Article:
13. Spread the word. Discuss cell phone manners with friends and family members. Tell them that you are practicing new wireless phone etiquette rules and offer to share them (www.sprint.com/etiquette).

Tell me more about National Cellphone Courtesy Month.

July is National Cellphone Courtesy Month - an event Jacqueline Whitmore founded with the intent to encourage the increasingly unmindful corps of cellphone users to be more respectful of their surroundings by using some simple cellphone etiquette principles.

Listen to Sprint’s wireless etiquette podcast.

In recognition of National Cell Phone Courtesy Month in July, Sprint has released a wireless etiquette podcast at http://podcast.sprint.com featuring Jacqueline Whitmore, founder and director of The Protocol School of Palm Beach and the originator of National Cell Phone Courtesy Month. Cell phone users are encouraged to tune in and brush up on their manners.

Take the etiquette quiz.


  1. When talking on a wireless phone in public, you:
    1. Talk loudly. Cell phone connections are not that good.
    2. Get caught up in the conversation and do not realize how loud you are talking.
    3. Talk in a normal tone. Cell phone technology is so good that a whisper could be heard on the other end.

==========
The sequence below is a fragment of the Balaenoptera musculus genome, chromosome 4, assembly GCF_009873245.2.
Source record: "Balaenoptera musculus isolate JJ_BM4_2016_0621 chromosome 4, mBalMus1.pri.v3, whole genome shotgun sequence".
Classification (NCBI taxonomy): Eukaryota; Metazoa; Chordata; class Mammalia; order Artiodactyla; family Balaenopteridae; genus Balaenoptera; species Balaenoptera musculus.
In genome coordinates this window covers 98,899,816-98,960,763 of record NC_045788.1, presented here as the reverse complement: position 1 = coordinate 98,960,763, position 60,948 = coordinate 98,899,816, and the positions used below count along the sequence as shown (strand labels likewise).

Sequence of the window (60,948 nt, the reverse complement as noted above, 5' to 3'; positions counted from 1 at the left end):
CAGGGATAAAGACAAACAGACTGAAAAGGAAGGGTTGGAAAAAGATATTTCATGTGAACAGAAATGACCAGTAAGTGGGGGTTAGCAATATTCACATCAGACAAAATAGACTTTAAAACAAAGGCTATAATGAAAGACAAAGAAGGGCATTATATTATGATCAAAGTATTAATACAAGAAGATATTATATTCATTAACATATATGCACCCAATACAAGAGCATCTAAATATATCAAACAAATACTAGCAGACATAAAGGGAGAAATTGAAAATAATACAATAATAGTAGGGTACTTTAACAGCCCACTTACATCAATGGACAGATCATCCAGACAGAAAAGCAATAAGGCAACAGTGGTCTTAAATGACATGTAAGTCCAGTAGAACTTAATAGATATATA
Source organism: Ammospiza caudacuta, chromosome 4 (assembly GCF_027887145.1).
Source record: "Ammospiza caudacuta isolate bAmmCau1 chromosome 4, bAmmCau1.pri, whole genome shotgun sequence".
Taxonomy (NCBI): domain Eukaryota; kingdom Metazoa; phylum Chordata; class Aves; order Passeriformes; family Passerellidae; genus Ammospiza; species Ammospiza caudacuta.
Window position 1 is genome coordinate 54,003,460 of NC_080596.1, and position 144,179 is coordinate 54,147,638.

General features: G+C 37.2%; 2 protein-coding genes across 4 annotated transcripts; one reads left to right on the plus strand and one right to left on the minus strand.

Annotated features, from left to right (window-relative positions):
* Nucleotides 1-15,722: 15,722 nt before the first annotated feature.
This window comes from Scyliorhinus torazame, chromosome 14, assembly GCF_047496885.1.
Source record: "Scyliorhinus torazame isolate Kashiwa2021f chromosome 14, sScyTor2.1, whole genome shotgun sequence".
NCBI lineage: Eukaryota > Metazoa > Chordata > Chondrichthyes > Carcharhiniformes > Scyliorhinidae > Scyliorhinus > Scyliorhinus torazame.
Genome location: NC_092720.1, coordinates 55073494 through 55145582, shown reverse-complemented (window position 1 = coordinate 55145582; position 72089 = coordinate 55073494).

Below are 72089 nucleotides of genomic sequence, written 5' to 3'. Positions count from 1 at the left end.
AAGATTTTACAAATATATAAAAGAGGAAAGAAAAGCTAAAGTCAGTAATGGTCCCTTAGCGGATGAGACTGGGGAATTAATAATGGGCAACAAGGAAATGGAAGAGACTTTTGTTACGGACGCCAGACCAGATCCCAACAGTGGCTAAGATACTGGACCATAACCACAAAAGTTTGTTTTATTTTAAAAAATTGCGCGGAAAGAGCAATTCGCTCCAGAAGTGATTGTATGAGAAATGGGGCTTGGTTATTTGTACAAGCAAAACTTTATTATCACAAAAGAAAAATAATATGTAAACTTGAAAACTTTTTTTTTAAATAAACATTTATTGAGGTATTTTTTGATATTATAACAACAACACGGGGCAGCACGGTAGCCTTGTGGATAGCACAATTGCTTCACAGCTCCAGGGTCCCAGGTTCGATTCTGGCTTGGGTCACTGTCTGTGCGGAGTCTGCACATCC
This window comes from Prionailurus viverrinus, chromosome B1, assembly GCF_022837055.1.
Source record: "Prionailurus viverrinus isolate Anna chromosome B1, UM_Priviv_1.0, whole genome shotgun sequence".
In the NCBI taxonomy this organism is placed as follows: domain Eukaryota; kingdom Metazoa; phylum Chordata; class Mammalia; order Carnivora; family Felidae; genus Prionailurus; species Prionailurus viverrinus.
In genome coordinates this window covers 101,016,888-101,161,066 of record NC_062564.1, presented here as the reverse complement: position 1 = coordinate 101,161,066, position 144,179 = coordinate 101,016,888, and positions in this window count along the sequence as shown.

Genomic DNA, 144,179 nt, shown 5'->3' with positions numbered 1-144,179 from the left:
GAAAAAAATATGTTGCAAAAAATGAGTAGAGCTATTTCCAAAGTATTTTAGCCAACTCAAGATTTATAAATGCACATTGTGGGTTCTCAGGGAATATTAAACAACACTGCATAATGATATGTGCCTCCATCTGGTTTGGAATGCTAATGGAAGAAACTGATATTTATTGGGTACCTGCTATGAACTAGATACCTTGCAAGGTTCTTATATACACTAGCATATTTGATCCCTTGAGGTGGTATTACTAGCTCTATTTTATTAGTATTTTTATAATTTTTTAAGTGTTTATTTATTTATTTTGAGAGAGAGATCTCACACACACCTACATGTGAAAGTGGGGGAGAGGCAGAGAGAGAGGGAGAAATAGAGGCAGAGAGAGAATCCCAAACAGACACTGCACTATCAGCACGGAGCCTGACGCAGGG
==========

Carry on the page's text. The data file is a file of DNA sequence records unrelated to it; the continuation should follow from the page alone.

2. When entering a movie theater, you:
    1. Turn your phone off or place it on silent so you will not disrupt others in the audience.
    2. Put your phone on vibrate.
    3. Keep your phone on its normal ringer, so you do no miss any calls.
  3. You are in a meeting and your phone rings, you:
    1. Don’t worry about it ringing; you have already set your phone on silent.
    2. Take the call. It is more important than the meeting you are in.
    3. Remove yourself from the meeting to take the call. You have already alerted your colleagues that you are expecting a call.
  4. You are out to dinner with friends at a restaurant and your phone rings, you:
    1. Apologize and let the call go to voicemail. Then turn off the ringer.
    2. Step outside to take the call. You had already told your friends that you are expecting a call.
    3. Take the call at the table.
  5. You are in the grocery store and you’re co-worker alerts you on your Walkie-talkie, you:
    1. Let her know that you will contact her in 10 minutes when you’re in the car.
    2. Continue the conversation on speaker phone as you shop.
    3. You turn off the speaker-phone to continue the conversation.
Answers: 1) c. 2) a. 3) a. 4) b. 5) c.

Can you tell me more about Jacqueline Whitmore?

Jacqueline Whitmore has established herself as a prominent presence in the etiquette industry. In addition to being the Founder and Director of The Protocol School of Palm Beach, Jacqueline is the wireless phone etiquette spokesperson for Sprint and the Founder of National Wireless Phone Courtesy Month in July. You can learn more about Jacqueline Whitmore by visiting her biography or her website.